Shuffle affects morale at some Samsung affiliates
“We’ve been encouraged by the top brass to cut the number of our staff this year,” said the Samsung employee, who requested anonymity due to the sensitivity of the issue.
“In more than a decade working for Samsung, I haven’t felt as gloomy as I feel today. It’s so different from last year when we received hefty bonuses thanks to the outstanding achievements in the smartphone business.”
Job insecurity is spreading at the nation’s biggest conglomerate especially since several affiliates - including defense contractor Samsung Techwin, Samsung General Chemicals and even a fiber-optic production plant in Gumi, North Gyeongsang - were sold off to the utter astonishment of their employees.
“My colleagues at the companies being sold still can’t believe it and many are in dismay and utter confusion,” said another Samsung employee, who also asked to remain unnamed.
“Even if they aren’t losing their jobs, it seems their pride has been heavily hurt. And that kind of emotion is affecting other people in the conglomerate.”
The anxiety within Samsung Group is in contrast to LG Group, which hasn’t had a major layoff in recent years and is on a high thanks to the warm reception for its G3 smartphone, which was launched earlier this year.
In recent months, Samsung Group has been undergoing major changes as the 46-year-old heir apparent, Vice Chairman Jay Y. Lee, has started a revamp to steer the conglomerate away from over-reliance on smartphones to become a more diversified, software-strong enterprise.
Executive promotions announced Thursday reflect the changes that Lee has been pushing. Not only has the average age of the company’s executives been lowered to bring in more fresh blood, but the conglomerate is trying to bring more diversity to its work force by promoting women and non-Koreans.
The promotion of 33-year-old Panav Mistry, who is responsible for the development of Samsung’s wearable smartwatch Galaxy Gear, is considered a huge step and a sign of a more aggressive approach to innovative technology development. Mistry is Indian.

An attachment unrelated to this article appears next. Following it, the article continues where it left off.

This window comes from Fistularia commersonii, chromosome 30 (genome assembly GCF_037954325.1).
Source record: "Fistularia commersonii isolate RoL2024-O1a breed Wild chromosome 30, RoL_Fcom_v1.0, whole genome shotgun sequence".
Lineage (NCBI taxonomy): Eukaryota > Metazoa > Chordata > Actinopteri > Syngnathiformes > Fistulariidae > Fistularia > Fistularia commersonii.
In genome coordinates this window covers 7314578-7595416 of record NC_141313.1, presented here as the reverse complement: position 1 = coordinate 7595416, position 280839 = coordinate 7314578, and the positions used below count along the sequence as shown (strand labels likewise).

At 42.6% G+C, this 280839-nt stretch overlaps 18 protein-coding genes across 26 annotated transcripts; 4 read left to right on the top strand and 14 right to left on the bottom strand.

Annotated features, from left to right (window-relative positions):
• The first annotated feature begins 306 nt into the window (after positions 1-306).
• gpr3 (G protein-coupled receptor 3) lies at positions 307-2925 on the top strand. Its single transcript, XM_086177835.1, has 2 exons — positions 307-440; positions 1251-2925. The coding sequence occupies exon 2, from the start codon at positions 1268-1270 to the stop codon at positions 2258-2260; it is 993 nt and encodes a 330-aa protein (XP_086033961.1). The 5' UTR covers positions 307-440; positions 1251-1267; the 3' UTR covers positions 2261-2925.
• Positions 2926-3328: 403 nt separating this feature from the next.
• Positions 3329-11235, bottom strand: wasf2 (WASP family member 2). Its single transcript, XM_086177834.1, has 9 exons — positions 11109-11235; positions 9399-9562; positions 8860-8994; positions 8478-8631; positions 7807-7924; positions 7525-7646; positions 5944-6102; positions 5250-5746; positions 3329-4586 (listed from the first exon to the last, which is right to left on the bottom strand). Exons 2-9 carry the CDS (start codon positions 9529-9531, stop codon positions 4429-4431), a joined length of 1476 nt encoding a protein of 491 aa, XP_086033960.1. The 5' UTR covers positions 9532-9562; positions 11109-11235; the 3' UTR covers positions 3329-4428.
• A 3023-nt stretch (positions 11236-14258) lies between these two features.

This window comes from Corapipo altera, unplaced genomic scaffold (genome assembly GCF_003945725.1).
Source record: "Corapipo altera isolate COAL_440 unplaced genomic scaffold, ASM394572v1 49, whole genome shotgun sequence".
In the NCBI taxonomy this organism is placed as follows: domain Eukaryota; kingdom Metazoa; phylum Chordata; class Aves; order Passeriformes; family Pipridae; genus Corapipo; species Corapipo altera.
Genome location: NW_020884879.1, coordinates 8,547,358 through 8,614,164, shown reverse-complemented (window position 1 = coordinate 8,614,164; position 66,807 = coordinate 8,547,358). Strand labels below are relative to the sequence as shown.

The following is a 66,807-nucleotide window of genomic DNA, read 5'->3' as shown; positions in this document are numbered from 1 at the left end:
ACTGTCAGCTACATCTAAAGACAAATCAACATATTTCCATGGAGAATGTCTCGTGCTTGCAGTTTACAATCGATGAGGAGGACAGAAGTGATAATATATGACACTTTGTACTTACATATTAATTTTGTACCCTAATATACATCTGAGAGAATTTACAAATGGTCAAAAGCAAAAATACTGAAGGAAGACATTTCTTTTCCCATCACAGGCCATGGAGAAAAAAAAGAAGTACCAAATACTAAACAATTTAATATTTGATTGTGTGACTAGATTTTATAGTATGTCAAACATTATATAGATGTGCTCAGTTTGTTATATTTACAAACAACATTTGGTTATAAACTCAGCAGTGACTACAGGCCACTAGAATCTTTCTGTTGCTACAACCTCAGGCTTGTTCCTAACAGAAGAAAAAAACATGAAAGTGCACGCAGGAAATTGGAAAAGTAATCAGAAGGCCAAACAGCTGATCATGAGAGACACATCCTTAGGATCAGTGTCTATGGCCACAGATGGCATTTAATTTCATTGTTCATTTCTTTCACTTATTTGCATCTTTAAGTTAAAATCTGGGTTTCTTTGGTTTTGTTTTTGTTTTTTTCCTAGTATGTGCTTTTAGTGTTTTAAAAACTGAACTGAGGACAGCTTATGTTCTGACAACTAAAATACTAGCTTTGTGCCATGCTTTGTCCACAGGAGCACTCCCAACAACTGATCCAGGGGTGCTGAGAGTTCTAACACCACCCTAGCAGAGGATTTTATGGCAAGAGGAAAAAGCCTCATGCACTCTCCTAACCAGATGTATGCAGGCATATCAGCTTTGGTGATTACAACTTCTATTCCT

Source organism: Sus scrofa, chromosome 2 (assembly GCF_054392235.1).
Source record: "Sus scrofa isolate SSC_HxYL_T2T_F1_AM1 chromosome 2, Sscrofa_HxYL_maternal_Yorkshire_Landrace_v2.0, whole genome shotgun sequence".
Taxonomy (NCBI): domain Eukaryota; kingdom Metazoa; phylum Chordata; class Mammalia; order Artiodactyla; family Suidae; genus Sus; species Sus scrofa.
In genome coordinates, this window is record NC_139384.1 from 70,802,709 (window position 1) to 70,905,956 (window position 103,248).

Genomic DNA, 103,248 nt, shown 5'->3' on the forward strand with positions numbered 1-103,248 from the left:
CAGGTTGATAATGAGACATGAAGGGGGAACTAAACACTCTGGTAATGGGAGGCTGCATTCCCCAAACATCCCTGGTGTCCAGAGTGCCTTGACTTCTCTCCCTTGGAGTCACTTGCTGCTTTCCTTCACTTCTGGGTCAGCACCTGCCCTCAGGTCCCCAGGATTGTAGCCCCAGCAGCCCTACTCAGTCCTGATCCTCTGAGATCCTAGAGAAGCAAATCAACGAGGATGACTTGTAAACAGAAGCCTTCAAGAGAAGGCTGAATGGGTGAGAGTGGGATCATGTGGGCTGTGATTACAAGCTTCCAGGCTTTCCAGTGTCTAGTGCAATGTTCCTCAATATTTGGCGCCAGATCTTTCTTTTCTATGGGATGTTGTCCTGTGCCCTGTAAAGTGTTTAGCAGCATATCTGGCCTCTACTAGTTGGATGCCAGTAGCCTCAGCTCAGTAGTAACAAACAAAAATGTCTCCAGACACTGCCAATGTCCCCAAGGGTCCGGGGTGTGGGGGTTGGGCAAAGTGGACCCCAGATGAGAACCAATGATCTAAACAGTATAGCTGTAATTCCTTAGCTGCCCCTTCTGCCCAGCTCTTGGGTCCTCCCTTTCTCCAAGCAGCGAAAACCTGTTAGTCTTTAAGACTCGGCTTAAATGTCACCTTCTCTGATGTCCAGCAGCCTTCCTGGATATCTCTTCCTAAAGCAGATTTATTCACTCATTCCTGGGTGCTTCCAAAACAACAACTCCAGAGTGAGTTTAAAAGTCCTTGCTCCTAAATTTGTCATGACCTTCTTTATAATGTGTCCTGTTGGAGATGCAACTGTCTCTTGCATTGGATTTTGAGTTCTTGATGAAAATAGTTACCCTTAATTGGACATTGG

Promoting David Steel, senior vice president of strategic marketing for Samsung Electronics’ North American operations, to executive vice president of Samsung headquarters indicates that Vice Chairman Lee is planning more aggressive marketing and promotions in the global market.
The slimming of Samsung Electronics’ mobile communication department is considered a major overhauling of its businesses.
In recent years, Samsung Electronics has been expanding by absorbing major tech businesses, from personal computers to MP3s and digital cameras.
“Expansion of the organization is not a problem when performances are good,” said a high-ranking Samsung official. “But at a time like this, when Samsung’s mobile business is faced with a crisis, a different business approach is inevitable.”
In the third quarter of this year, Samsung Electronics posted a 4 trillion won ($3.5 billion) operating profit, a 60 percent drop compared to the 10 trillion won posted a year earlier, and a 44 percent plunge compared to the second quarter.
Since 2012, when Samsung Electronics had a major hit internationally with the success of the Galaxy S3, its smartphone division has gotten particularly bloated.
At the end of 2011, the number of high-ranking executives at the mobile communication department was 144. In the next three years, 61 executives were added.
The IT and mobile communication division has a work force of 28,000 and there have been overlapping teams.
The IT and mobile communication business accounts for 43 percent of Samsung Electronics’ sales. The company’s overall operating profit is less than the 4.4 trillion won operating profit made from its IT and mobile communication business alone.
A downturn in the smartphone business even affects other affiliates including battery maker Samsung SDI, which also reported disappointing results this year.
The situation is unlikely to improve in the immediate future. Analysts are predicting that Samsung Electronics’ fourth-quarter operating profits will be around the same as the third. They could also be worse, as its latest high-end Galaxy Note 4 smartphone hasn’t been a winner, unlike Apple’s latest iPhones, which even in the Korean market are in short supply. Consumers have to wait at least two months before they can get their hands on an iPhone 6.
There is also speculation that Samsung Electronics is reorganizing its medical businesses. The medical equipment unit of Samsung Electronics is reportedly in the process of being merged into Samsung Medison.
Samsung’s financial affiliates have been undergoing major restructuring.
BY LEE HO-JEONG, KIM YOUNG-MIN [email@example.com]